Sad - and frightening.






President Obama wants the media to stop covering stuff like the IRS scandal and failed Obamacare rollout and start highlighting the great things government does.

Politico:

President Barack Obama criticized the media's focus on the failures of government like the IRS scandal and the botched HealthCare.gov rollout - saying that not enough attention is paid to quiet successes.

Things like the IRS scandal is what drives news, the president said in a Thursday interview with MSNBC's Chris Matthews, despite the fact that Obama said that people on both sides of the aisle were outraged by the accusations that the IRS singled out tea party groups for bureaucratic reasons.

You've got an office in Cincinnati ... in the I.R.S. office that, I think, for bureaucratic reasons is trying to streamline what is a difficult law to interpret about whether [a] nonprofit is actually a political organization [that] deserves a tax exempt agency. And they've got a list," Obama said. "And suddenly, everybody's outraged."

 

"That is what gets news," Obama said. "That's what gets attention."

Obama cited his first defense secretary Robert Gates, who told him: "you got a lot of people working for you. Somebody somewhere at this very moment is screwing something up."

"That's true," Obama said. "I have to consistently push on every cabinet secretary, on every single agency, 'How can we do things better?' And we can do things better."

"When it comes to the management of government- part of the reason people are so skeptical is that- when we do things right, they don't get a lot of attention," Obama said.

Obama cited Craig Fugate's stewardship of the Federal Emergency Management Agency as an example of an important government agency functioning as expected in relative obscurity. Fugate "has managed as many natural disasters over the last five years as just about anybody and has done a flawless job," Obama said.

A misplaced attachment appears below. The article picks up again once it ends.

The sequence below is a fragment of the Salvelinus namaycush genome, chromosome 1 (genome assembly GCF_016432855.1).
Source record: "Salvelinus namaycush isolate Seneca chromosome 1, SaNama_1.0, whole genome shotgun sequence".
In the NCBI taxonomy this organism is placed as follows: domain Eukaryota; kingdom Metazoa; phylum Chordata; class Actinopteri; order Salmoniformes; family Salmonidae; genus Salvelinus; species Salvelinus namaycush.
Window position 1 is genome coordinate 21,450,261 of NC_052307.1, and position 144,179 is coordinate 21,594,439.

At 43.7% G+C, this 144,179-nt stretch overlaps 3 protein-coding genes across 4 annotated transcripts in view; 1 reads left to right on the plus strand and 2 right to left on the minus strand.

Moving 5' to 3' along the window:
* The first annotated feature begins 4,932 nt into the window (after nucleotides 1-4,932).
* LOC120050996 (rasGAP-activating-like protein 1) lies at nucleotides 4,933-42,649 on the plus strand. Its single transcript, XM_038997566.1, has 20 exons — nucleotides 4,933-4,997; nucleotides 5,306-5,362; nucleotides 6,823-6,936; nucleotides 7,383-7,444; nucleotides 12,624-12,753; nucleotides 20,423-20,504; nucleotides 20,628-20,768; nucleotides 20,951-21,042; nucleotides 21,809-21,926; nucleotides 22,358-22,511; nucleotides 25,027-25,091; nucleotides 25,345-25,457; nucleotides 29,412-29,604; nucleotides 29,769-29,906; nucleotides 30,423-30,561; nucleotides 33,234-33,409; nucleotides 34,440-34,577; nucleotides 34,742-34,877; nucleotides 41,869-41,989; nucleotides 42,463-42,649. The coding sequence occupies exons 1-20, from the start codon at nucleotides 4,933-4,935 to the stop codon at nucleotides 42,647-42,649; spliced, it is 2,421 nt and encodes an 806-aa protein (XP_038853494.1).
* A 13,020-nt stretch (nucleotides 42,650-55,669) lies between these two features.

"Nobody knows who this guy is," Obama said of Fugate. "And if, in fact, we go in after Sandy or after the tornadoes - in Oklahoma or - or Missouri and we're helping a lot of people effectively and quickly. And they're getting what they need. Nobody hears about that."

So that's what the IRS scandal was all about; just some government flunkies in Cincinnati who had the best of intentions but suddenly - omigod - people got outraged! No mention of all those IRS chiefs in DC who knew about it and didn't stop it. Or his own counsel who was informed of the targeting and never bothered to tell her boss - supposedly.

And when was the last time Obama talked with anyone in his cabinet outside of defense and state? Kathleen Sebelius had no meetings with the president in the 6 months prior to the Obamacare rollout. So the idea he has been consistently pushing on cabinet secretaries to "do things better" is a lie.

Bottom line; this is an executive who is lost and hasn't a clue what's gone wrong or why. When he complains that the press doesn't report it when government bureaucrats do their jobs and don't screw up too much, you recognize the chasm in his understanding between the reality of governance and his illusory notion of the great job he's doing.

Sad - and frightening.